... of the animal creation. Generations and ages might roll away in silent oblivion, and the helpless savage was restrained from multiplying his race by the wants and pursuits which confined his existence to the narrow margin of the seacoast. But in an early period of antiquity the great body of the Arabs had emerged from this scene of misery; and as the naked wilderness could not maintain a people of hunters, they rose at once to the more secure and plentiful condition of the pastoral life. The same life is uniformly pursued by the roving tribes of the desert; ...
— The History of The Decline and Fall of the Roman Empire - Volume 5 • Edward Gibbon

... Poozeh, a picturesque spot surrounded by a chain of rocky, snow-capped hills, we came upon a kind of cave, with carvings in bas-relief on its granite walls, representing figures of men and horses from eight to ten feet high, evidently of great antiquity. The desecrating hand of the British tourist had, however, left its mark in the shape of the name "J. Isaacson" cut deep into one of the ...
— A Ride to India across Persia and Baluchistan • Harry De Windt

... know precisely. His origin has been lost in the mists of antiquity. His first forefather—so tradition styles him—seems, like Melchisedec, to have had no father or mother, and to have come from no one knows where. Anyhow he founded a colony in Great Isle, and Makitok is the present ...
— The Giant of the North - Pokings Round the Pole • R.M. Ballantyne

... visitor is firmly convinced that all religion, no matter what its antiquity or its modernity may be, is an invention of our groping earthly minds. It occurs to him that it would be interesting and proper to lay aside all theology, all creed, all the superficial trappings placed by man about his conceptions of a deity, and consider ...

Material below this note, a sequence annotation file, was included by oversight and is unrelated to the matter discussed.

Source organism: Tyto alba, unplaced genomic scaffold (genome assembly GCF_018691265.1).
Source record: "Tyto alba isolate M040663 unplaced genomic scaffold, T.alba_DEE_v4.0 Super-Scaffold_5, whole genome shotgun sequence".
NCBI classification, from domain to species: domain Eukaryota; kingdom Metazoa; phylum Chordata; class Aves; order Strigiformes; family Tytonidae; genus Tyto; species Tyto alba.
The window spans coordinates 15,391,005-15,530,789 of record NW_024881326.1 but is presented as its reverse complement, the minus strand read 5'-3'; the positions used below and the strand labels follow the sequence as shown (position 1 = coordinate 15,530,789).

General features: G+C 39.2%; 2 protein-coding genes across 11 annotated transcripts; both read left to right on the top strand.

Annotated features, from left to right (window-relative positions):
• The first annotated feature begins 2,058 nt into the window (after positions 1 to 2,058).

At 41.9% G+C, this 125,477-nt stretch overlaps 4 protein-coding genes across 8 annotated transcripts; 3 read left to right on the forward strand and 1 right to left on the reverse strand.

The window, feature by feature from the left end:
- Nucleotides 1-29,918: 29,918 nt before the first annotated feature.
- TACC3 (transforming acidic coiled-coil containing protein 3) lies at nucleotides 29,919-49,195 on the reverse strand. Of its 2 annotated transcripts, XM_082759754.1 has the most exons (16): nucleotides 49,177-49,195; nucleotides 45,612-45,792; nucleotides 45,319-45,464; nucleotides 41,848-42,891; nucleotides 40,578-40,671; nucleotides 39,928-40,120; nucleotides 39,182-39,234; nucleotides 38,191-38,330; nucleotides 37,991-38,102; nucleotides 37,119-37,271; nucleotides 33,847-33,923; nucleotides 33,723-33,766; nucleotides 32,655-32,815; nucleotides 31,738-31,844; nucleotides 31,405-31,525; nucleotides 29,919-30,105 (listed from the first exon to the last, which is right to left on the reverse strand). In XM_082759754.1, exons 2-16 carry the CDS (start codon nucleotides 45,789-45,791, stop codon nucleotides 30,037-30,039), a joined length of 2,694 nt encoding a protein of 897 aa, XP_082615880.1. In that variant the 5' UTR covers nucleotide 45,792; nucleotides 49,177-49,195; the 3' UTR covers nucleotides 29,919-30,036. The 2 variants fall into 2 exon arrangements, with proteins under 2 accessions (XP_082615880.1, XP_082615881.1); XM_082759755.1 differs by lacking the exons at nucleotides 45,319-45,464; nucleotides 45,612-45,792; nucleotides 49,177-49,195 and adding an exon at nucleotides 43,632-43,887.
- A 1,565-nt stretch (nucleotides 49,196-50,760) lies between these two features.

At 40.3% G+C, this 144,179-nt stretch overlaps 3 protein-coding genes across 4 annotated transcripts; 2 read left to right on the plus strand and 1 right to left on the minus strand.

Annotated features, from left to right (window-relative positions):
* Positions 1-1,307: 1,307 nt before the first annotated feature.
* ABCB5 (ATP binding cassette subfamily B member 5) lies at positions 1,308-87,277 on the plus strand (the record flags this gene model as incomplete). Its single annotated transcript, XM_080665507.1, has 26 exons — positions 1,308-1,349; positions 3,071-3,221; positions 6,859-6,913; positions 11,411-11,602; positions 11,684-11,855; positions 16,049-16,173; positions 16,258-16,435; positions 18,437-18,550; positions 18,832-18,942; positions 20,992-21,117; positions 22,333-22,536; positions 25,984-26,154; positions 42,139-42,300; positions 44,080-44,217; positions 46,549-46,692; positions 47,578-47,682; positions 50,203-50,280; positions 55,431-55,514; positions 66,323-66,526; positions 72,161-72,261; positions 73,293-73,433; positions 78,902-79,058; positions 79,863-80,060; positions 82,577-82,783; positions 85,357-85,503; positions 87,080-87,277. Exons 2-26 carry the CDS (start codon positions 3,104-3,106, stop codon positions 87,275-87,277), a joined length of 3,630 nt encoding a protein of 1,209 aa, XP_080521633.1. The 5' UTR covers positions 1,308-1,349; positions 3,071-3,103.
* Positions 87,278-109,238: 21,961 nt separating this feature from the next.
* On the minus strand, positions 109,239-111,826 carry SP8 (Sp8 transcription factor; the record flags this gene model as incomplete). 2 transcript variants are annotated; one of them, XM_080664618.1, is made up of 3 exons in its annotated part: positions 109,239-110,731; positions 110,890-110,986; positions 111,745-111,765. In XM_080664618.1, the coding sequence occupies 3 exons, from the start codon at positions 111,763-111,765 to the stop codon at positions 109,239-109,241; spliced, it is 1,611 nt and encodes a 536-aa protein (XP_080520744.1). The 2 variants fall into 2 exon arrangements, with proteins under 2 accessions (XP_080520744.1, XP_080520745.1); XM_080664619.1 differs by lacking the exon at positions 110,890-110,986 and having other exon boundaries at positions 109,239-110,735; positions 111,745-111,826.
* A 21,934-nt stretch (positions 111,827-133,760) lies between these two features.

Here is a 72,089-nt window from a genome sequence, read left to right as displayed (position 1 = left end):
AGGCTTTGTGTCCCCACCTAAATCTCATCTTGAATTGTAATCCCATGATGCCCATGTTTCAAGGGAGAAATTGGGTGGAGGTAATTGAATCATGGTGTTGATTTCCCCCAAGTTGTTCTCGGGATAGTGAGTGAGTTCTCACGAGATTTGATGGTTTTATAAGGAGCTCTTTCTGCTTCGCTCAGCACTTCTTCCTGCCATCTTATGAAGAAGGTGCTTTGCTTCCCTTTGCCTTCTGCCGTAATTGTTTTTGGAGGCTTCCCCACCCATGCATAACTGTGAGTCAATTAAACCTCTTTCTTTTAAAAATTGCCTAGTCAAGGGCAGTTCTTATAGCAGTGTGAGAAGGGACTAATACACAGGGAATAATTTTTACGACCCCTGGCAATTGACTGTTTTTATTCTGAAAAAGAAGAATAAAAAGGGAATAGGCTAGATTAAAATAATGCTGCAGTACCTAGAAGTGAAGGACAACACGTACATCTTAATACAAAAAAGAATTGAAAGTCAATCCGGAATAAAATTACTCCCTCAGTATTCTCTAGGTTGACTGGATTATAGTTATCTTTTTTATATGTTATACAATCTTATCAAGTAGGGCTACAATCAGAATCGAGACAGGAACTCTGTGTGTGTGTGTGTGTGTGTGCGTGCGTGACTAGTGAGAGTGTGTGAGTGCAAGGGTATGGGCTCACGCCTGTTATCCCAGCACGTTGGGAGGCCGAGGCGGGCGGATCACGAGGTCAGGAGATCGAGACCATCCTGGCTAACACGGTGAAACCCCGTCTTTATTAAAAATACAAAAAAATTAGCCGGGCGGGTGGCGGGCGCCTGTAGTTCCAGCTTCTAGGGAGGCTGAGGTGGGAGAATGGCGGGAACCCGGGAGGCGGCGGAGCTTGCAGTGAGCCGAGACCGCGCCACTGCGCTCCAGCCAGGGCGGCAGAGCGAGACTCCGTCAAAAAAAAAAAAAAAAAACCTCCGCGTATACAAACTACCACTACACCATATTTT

— The Necessity of Atheism • Dr. D.M. Brooks

... size, appears to be a true fern, not a lycopodium. To yet another vegetable organism of the system,—an organism which must be regarded, if I do not mistake its character, as at once very interesting and extraordinary, occurring as it does so low in the scale, and bearing an antiquity so high,—I shall advert, after a preliminary remark on a general characteristic of the flora to which it belongs, but to which it seems to ...
— The Testimony of the Rocks - or, Geology in Its Bearings on the Two Theologies, Natural and Revealed • Hugh Miller

... Mr. Stephens's charming book just fifty years ago.[146] An air of profound mystery surrounded them, and many wild theories were propounded to account for their existence. They were at first accredited with a fabulous antiquity, and in at least one instance this notion was responsible for what must be called misrepresentation, if not humbug.[147] Having been placed by popular fancy at such a remote age, they were naturally supposed to have been built, ...
— The Discovery of America Vol. 1 (of 2) - with some account of Ancient America and the Spanish Conquest • John Fiske

... of courteous toleration, or she would resent the teasing goad of your Philistinism," cried the brother, Rivers Cutting, who in his new style yachting suit of blue cloth appeared veritably the jaunty genius of fashionable modernity, confronting the ghost of antiquity. ...
— At the Mercy of Tiberius • August Evans Wilson

... adorned by the wonders of art to which his munificence gave birth. We then saw the venerable Louvre rise, as by enchantment, from its deserted ruins; the palaces of our Kings became more gorgeous; the temples of the arts were enriched by productions which rivalled the relics of antiquity; our native land brought forth those establishments so proudly useful to the public, and those monuments destined to transmit the recollections of our fame and glory ...
— Memoirs of the Private Life, Return, and Reign of Napoleon in 1815, Vol. I • Pierre Antoine Edouard Fleury de Chaboulon